Here is the full transcript of high performance expert Paul Rulkens’ TEDx Talk: Why the Majority is Always Wrong at TEDxMaastricht conference.
Paul Rulkens – High Performance Expert
In 1942, Albert Einstein was teaching at Oxford University, and one day, he just gave an exam of physics to his senior class of physics students. He was walking on the campus with his assistant, and all of a sudden, the assistant looked at Albert Einstein and said, “Dr Einstein, this exam which you just gave to the senior class of physics students, isn’t that exactly the same exam you gave to exactly the same class one year ago?”
“Yeah, yeah,” said Albert Einstein, “it’s exactly the same.”
“But Dr Einstein, how could you possibly do that?”, the assistant said.
“Well,” said Einstein, “the answers have changed.”
The answers have changed.
In other words, what is true for 1942 is even more true for today. We live in a world where the questions might be the same, but the answers have changed. In other words, what has got you here, will no longer get you there. And if you want to have results that you’ve never had before, well, you need to start doing things you’ve never done before.
The key question for today is of course: Is there a method to the madness? Is there a way that each of us can do impossible things to truly create dramatic results? The good news is that the answer to that question is ‘yes’.
Because what I’m going to explain today is when it comes to high performance, why the majority is always wrong, and how you can use that to get everything you can out of everything you’ve got.
But let me first introduce you to something interesting, an interesting observation. When people, teams, and organizations, whenever they hit a wall, they tend to do one of two things: they either do more of the same things, or they do less of the same things.
But what you very seldom see is that they start to do different things instead. It’s interesting, if you look at the data, approximately 3% of people are inclined to even do different things. The remaining 97% continues to smash into the wall, like some kind of crazy energy bunny on steroids.
Why is that? To understand what’s going on here, we need to ask another question. The question we need to ask ourselves is: What is the purpose of thinking? What is the purpose of thinking? If you ask that question to a brain scientist, the brain scientist will say, “Well, the purpose of thinking is to stop thinking.” The purpose of thinking is to stop thinking.
What does she mean by that? Here’s the thing: Thinking is a high energy activity; it takes a lot of energy to think. So whenever we think, we try to think as short as possible, and then we return to automatic pilot. Over 95% of our life, we run on automatic pilot. For example, if you’ve ever driven a car, and then realize, whoa! What did I do in the past half hour? That’s your brain on automatic pilot.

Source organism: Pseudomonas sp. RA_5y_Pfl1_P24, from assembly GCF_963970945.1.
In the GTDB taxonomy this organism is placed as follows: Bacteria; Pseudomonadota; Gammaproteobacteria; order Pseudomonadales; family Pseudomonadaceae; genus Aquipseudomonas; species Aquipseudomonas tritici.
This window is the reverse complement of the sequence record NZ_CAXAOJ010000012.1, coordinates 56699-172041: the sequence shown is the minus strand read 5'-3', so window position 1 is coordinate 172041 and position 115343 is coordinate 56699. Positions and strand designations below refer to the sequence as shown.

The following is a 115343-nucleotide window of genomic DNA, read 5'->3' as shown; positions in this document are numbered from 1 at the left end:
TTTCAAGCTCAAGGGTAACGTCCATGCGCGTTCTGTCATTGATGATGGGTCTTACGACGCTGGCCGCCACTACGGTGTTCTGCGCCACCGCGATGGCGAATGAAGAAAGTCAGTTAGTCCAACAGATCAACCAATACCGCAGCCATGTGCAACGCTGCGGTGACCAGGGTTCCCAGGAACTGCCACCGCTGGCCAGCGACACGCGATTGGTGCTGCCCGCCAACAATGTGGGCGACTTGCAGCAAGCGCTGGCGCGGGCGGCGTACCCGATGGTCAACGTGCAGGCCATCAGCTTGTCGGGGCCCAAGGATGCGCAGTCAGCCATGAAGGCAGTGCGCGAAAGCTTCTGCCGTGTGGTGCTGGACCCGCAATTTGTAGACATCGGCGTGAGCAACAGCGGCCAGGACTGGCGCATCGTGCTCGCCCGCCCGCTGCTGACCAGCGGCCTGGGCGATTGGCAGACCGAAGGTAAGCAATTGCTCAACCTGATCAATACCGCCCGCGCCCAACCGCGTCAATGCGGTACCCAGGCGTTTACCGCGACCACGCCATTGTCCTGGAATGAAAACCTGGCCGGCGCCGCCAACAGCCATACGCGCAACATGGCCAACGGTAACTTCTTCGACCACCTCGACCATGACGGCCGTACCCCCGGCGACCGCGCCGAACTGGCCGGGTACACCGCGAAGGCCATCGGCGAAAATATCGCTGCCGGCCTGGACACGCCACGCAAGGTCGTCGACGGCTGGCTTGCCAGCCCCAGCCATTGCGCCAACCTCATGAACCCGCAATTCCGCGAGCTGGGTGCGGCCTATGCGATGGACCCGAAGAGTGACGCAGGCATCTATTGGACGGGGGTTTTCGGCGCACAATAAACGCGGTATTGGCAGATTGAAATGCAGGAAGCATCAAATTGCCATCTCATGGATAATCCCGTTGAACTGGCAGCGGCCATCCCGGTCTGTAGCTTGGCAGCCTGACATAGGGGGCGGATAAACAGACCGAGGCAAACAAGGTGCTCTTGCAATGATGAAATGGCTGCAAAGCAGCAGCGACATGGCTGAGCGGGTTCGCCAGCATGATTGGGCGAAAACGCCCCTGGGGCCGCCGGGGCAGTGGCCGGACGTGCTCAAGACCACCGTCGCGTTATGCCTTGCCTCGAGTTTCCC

Another example. Many of you right now are listening to me on automatic pilot. And I know who you are.
Here’s the thing, if your brain is on automatic pilot, this leads to what scientists call mental myopia, also known as tunnel vision. If you have tunnel vision, that’s a bit of a problem because it confuses people about their own performance. This is the reason that many people go through life acting like a mediocre race car driver who sits in his car, looks in his rear-view mirror, sees his competition, and is so far behind that they think they are first.
In other words, ladies and gentlemen, we tend to think inside the box, and the box is a very good metaphor, here. So let me draw a box. If you take a close look at the box, you see that the boundaries of this box are very well defined. We think inside defined boundaries.
I’ll give an example. One boundary is a legal boundary, and we think within the legal framework. I’ll give you an example. Very few of you would think of stealing the wallet of the person next to you in order to fund your next cool startup. At least that’s what I hope. We think in legal boundaries, but there are other boundaries as well.
We think in technological boundaries, in physical boundaries, but we also think in moral boundaries. This is why we think inside the box. At least, that’s what we think. Because the reality is that the box in which we think looks more like this. For those of you in the back who cannot see it, the reason is this is a very small box.
Let me illustrate how small this box can be. For example, if I would say tonight, “Let’s have something to eat, have dinner tonight, what would be options to do that?” Probably you come up with, “Let’s buy some pizza,” “Go to a restaurant,” “Cook at home,” all kinds of cool ideas.
But I believe that very few of you would raise their hand and say, “Hey let’s go to the highway close by, see if we can pick up some dead animals on the side of the road and prepare ourselves a crispy dinner.” That’s a disturbing thought.
But here’s the funny thing, for many in the world this would be a perfectly normal response, nothing wrong with that. What it shows is that the box in which we think is actually very, very small. If you take a closer look at your industry or professional field, you also think inside a very small box. The boundaries of this box, they are called industry standards, or industry norms. For example, if you are in the restaurant business, then the industry standard is that people come to your establishment, they eat, and then they pay. That’s the standard; that’s how everyone is doing it.